Wednesday, 5 April 2017

Report on National Seminar on Dwindling Wetlands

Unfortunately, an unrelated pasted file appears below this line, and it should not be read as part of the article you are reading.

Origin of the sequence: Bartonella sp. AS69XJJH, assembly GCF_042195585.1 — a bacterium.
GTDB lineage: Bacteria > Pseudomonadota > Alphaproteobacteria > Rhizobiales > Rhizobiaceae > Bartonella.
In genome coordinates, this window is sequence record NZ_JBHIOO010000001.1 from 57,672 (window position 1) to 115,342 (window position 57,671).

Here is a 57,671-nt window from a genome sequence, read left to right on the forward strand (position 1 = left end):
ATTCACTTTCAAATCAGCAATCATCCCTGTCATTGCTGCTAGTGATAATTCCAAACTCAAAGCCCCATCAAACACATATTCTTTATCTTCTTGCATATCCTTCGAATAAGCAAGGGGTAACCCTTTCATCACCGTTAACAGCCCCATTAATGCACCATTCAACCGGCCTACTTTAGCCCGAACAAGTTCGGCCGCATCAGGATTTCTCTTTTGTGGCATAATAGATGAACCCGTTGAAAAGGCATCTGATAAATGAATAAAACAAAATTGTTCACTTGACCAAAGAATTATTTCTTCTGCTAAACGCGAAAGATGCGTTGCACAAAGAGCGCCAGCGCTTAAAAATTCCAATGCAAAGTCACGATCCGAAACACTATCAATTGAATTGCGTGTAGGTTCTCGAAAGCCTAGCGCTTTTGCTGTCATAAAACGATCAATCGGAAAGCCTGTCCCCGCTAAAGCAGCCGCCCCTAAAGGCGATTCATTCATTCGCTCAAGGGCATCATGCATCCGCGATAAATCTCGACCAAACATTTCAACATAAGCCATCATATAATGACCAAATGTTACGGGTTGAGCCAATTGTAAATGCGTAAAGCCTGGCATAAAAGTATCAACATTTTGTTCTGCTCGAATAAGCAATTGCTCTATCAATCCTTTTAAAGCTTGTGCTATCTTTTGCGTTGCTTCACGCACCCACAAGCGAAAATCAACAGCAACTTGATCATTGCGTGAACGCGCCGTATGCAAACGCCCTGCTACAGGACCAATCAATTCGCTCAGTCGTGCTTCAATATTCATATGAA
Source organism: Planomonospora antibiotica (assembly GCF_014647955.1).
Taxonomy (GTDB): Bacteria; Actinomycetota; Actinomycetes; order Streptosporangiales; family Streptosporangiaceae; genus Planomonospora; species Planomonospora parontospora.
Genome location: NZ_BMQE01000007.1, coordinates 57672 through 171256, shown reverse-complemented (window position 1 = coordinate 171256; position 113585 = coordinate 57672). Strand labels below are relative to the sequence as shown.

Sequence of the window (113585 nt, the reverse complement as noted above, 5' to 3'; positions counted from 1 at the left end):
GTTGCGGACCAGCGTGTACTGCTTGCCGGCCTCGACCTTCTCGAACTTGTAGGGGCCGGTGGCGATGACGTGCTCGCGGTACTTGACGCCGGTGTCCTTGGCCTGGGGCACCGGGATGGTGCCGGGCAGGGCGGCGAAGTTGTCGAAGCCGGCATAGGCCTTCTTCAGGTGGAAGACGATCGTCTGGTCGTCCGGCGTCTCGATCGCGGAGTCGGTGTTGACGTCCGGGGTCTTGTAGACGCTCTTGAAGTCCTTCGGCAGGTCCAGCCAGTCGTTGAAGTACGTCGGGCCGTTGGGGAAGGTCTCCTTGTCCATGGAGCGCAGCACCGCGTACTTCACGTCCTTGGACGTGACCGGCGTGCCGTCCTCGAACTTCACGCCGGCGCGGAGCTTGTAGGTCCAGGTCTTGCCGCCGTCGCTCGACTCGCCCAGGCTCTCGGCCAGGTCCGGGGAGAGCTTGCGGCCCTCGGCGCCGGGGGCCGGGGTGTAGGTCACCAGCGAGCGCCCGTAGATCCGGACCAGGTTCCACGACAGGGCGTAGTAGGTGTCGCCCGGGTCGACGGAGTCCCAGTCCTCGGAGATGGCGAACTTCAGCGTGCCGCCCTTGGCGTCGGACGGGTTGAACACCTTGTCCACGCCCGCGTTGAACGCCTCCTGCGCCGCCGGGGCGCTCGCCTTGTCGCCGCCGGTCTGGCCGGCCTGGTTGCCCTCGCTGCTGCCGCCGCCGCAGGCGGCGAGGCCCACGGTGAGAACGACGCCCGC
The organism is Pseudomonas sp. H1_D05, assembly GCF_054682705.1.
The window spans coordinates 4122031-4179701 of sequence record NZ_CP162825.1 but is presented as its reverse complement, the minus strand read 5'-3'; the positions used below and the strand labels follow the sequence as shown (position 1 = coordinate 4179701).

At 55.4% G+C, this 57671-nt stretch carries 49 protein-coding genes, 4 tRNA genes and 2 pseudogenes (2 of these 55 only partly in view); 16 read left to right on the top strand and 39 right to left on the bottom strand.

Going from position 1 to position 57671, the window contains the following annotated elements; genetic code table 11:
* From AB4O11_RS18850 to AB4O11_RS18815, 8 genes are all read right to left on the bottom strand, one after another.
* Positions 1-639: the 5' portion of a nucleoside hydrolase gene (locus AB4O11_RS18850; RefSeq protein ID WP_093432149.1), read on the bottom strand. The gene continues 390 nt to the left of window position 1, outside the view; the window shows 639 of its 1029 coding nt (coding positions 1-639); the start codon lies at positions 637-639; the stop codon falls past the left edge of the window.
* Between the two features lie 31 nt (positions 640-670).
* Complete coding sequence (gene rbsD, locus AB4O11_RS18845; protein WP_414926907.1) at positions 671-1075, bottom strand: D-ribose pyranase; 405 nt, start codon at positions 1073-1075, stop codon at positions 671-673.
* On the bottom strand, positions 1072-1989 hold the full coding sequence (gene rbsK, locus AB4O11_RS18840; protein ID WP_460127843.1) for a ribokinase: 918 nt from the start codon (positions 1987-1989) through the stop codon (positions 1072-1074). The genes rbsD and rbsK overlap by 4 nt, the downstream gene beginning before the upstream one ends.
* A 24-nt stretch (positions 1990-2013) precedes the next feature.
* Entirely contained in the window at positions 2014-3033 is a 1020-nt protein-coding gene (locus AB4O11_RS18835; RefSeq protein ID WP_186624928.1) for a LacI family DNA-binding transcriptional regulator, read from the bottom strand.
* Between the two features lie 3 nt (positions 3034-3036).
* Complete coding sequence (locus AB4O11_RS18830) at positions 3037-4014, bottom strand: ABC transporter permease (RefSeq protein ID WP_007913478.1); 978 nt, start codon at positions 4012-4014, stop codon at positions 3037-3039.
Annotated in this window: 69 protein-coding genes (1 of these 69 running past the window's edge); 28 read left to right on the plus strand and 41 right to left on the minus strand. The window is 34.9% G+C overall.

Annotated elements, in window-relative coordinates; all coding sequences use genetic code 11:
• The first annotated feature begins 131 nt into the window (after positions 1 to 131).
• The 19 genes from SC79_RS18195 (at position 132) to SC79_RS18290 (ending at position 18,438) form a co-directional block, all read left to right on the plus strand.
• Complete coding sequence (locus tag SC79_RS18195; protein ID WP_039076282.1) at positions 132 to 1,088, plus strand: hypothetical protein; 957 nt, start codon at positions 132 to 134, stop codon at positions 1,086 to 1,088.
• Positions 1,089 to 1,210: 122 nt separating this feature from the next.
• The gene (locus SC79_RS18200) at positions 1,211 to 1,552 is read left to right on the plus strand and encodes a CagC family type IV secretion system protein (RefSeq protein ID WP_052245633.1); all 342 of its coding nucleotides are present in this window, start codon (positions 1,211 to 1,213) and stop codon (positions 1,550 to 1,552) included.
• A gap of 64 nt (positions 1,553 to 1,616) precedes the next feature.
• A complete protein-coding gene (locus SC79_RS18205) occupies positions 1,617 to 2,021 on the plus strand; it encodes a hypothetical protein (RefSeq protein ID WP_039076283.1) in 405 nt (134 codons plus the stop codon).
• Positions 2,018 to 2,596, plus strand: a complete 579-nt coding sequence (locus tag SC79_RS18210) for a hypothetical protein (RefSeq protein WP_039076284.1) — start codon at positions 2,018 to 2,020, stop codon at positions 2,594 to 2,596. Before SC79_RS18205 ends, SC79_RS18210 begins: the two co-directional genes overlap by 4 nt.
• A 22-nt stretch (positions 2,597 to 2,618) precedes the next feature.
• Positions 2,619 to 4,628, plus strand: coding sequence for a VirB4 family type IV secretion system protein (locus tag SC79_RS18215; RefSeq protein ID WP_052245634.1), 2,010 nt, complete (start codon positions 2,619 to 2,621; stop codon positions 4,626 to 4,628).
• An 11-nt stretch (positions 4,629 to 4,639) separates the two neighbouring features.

In light of the deteriorating condition of the lakes in Bengaluru city and to commemorate World Wetland Day (February 2), the Department of Life Sciences, Christ University, Bengaluru organized a National Seminar on Dwindling Wetlands – Impacts on Livelihood and Ecosystem Services (DWILES – 2017) on 30th and 31st January 2017 at main campus, Christ University. The seminar brought together around 70 participants from different parts of the country, including Kashmir, Gujarat, Maharashtra, West Bengal, Tamil Nadu, Kerala etc. A total of 52 abstracts and 7 full length papers were received, which were published in the form of a Seminar Proceedings book. The inauguration of the seminar along with the book release was done on 30th January by Dr Fr Thomas C Mathew, Vice Chancellor of Christ University. Welcome address was given by Dr Antony P U, the Coordinator of the two day seminar. The chief guest of the function was Dr Dhrubajyoti Ghosh, UN Global 500 Laureate and an inspirational wetland activist, who enlightened the assembly on the pathetic condition of the East Calcutta Wetlands. The seminar was divided into five technical sessions, spread over two days. Topics for the seminar included Wetland Conservation, Monitoring and Evaluation, Wetlands for Livelihood of Local Communities, Joint Lake Management Programs, Wetland Biodiversity and Conservation, Sustainable Farming Businesses in Wetlands, Remote Sensing and GIS in Wetland Management etc. Oral presentations followed by interactive sessions with the presenters enhanced the learning experience and information exchange at the seminar. A field trip to Madiwala Lake, Bengaluru on the morning of the second day of the seminar was an activity much enjoyed by the participants. After the technical sessions and field trip, a valedictory function was held. Dr Fr S Xavier from St. Xavier’s College, Kolkata was the chief guest for the ceremony. Prizes were distributed and the vote of thanks was delivered by Prof P U Antony, Organizing Secretary – DWILES 2017.